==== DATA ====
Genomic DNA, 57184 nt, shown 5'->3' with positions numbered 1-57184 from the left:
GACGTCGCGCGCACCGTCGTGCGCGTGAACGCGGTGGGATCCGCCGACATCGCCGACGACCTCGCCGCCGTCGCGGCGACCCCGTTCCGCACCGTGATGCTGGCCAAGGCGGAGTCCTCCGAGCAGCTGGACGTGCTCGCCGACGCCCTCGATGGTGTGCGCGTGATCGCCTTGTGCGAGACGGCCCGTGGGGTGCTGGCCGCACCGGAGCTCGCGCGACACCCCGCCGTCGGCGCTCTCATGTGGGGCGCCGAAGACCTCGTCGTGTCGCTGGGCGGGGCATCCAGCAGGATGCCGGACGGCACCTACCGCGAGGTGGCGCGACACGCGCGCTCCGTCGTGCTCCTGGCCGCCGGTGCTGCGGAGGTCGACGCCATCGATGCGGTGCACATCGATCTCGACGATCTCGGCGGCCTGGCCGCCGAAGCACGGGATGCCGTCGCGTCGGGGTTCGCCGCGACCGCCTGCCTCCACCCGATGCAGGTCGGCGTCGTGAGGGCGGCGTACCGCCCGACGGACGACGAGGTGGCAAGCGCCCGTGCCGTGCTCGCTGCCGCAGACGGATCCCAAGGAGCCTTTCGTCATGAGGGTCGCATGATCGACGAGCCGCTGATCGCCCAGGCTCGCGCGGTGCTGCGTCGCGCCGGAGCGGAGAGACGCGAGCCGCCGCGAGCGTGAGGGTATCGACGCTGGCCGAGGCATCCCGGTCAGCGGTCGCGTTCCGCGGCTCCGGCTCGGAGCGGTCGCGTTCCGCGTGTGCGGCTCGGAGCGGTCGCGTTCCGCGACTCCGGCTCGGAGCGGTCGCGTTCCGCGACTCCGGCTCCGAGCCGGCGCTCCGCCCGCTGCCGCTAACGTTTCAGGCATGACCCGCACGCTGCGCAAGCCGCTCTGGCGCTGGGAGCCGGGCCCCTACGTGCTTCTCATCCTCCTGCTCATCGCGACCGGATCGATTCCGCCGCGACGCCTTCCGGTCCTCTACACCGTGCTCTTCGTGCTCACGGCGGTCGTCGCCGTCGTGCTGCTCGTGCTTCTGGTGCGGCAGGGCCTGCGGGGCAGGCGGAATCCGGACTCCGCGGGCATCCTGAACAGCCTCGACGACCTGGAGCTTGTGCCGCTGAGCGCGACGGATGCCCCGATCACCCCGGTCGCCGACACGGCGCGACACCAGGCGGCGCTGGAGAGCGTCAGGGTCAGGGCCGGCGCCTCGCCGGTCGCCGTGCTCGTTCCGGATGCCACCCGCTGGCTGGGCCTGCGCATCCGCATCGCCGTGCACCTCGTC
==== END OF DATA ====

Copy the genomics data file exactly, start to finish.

Genomic DNA, 57184 nt, shown 5'->3' with positions numbered 1-57184 from the left:
GACGTCGCGCGCACCGTCGTGCGCGTGAACGCGGTGGGATCCGCCGACATCGCCGACGACCTCGCCGCCGTCGCGGCGACCCCGTTCCGCACCGTGATGCTGGCCAAGGCGGAGTCCTCCGAGCAGCTGGACGTGCTCGCCGACGCCCTCGATGGTGTGCGCGTGATCGCCTTGTGCGAGACGGCCCGTGGGGTGCTGGCCGCACCGGAGCTCGCGCGACACCCCGCCGTCGGCGCTCTCATGTGGGGCGCCGAAGACCTCGTCGTGTCGCTGGGCGGGGCATCCAGCAGGATGCCGGACGGCACCTACCGCGAGGTGGCGCGACACGCGCGCTCCGTCGTGCTCCTGGCCGCCGGTGCTGCGGAGGTCGACGCCATCGATGCGGTGCACATCGATCTCGACGATCTCGGCGGCCTGGCCGCCGAAGCACGGGATGCCGTCGCGTCGGGGTTCGCCGCGACCGCCTGCCTCCACCCGATGCAGGTCGGCGTCGTGAGGGCGGCGTACCGCCCGACGGACGACGAGGTGGCAAGCGCCCGTGCCGTGCTCGCTGCCGCAGACGGATCCCAAGGAGCCTTTCGTCATGAGGGTCGCATGATCGACGAGCCGCTGATCGCCCAGGCTCGCGCGGTGCTGCGTCGCGCCGGAGCGGAGAGACGCGAGCCGCCGCGAGCGTGAGGGTATCGACGCTGGCCGAGGCATCCCGGTCAGCGGTCGCGTTCCGCGGCTCCGGCTCGGAGCGGTCGCGTTCCGCGTGTGCGGCTCGGAGCGGTCGCGTTCCGCGACTCCGGCTCGGAGCGGTCGCGTTCCGCGACTCCGGCTCCGAGCCGGCGCTCCGCCCGCTGCCGCTAACGTTTCAGGCATGACCCGCACGCTGCGCAAGCCGCTCTGGCGCTGGGAGCCGGGCCCCTACGTGCTTCTCATCCTCCTGCTCATCGCGACCGGATCGATTCCGCCGCGACGCCTTCCGGTCCTCTACACCGTGCTCTTCGTGCTCACGGCGGTCGTCGCCGTCGTGCTGCTCGTGCTTCTGGTGCGGCAGGGCCTGCGGGGCAGGCGGAATCCGGACTCCGCGGGCATCCTGAACAGCCTCGACGACCTGGAGCTTGTGCCGCTGAGCGCGACGGATGCCCCGATCACCCCGGTCGCCGACACGGCGCGACACCAGGCGGCGCTGGAGAGCGTCAGGGTCAGGGCCGGCGCCTCGCCGGTCGCCGTGCTCGTTCCGGATGCCACCCGCTGGCTGGGCCTGCGCATCCGCATCGCCGTGCACCTCGTC